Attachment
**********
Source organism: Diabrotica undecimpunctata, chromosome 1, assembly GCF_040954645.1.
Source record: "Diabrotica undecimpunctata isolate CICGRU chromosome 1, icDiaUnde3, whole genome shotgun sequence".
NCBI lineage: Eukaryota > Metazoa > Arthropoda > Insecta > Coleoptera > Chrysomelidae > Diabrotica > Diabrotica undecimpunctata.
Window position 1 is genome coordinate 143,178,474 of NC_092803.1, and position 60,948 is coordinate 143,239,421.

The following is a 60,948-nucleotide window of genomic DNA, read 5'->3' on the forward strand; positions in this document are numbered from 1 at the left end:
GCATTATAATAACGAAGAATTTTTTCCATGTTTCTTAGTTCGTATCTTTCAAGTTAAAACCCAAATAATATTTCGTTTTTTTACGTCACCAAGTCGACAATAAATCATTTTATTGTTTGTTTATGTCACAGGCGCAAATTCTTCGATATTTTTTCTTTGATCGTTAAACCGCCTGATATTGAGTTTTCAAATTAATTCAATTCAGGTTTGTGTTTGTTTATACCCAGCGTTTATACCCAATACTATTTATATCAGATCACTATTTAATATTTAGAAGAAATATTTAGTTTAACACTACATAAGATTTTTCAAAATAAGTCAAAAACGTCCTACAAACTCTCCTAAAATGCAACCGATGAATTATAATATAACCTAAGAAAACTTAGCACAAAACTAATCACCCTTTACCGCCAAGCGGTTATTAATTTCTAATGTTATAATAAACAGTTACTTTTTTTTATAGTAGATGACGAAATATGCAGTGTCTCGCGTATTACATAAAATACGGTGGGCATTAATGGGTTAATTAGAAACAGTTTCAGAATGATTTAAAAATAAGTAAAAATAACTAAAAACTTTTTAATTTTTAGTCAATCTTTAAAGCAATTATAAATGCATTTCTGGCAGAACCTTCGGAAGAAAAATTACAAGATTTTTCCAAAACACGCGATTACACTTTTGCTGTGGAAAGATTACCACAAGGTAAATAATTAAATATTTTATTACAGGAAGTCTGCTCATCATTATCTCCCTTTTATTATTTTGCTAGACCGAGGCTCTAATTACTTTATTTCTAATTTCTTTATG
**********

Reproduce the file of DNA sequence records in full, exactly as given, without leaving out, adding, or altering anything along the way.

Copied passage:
Source organism: Diabrotica undecimpunctata, chromosome 1, assembly GCF_040954645.1.
Source record: "Diabrotica undecimpunctata isolate CICGRU chromosome 1, icDiaUnde3, whole genome shotgun sequence".
NCBI lineage: Eukaryota > Metazoa > Arthropoda > Insecta > Coleoptera > Chrysomelidae > Diabrotica > Diabrotica undecimpunctata.
Window position 1 is genome coordinate 143,178,474 of NC_092803.1, and position 60,948 is coordinate 143,239,421.

The following is a 60,948-nucleotide window of genomic DNA, read 5'->3' on the forward strand; positions in this document are numbered from 1 at the left end:
GCATTATAATAACGAAGAATTTTTTCCATGTTTCTTAGTTCGTATCTTTCAAGTTAAAACCCAAATAATATTTCGTTTTTTTACGTCACCAAGTCGACAATAAATCATTTTATTGTTTGTTTATGTCACAGGCGCAAATTCTTCGATATTTTTTCTTTGATCGTTAAACCGCCTGATATTGAGTTTTCAAATTAATTCAATTCAGGTTTGTGTTTGTTTATACCCAGCGTTTATACCCAATACTATTTATATCAGATCACTATTTAATATTTAGAAGAAATATTTAGTTTAACACTACATAAGATTTTTCAAAATAAGTCAAAAACGTCCTACAAACTCTCCTAAAATGCAACCGATGAATTATAATATAACCTAAGAAAACTTAGCACAAAACTAATCACCCTTTACCGCCAAGCGGTTATTAATTTCTAATGTTATAATAAACAGTTACTTTTTTTTATAGTAGATGACGAAATATGCAGTGTCTCGCGTATTACATAAAATACGGTGGGCATTAATGGGTTAATTAGAAACAGTTTCAGAATGATTTAAAAATAAGTAAAAATAACTAAAAACTTTTTAATTTTTAGTCAATCTTTAAAGCAATTATAAATGCATTTCTGGCAGAACCTTCGGAAGAAAAATTACAAGATTTTTCCAAAACACGCGATTACACTTTTGCTGTGGAAAGATTACCACAAGGTAAATAATTAAATATTTTATTACAGGAAGTCTGCTCATCATTATCTCCCTTTTATTATTTTGCTAGACCGAGGCTCTAATTACTTTATTTCTAATTTCTTTATG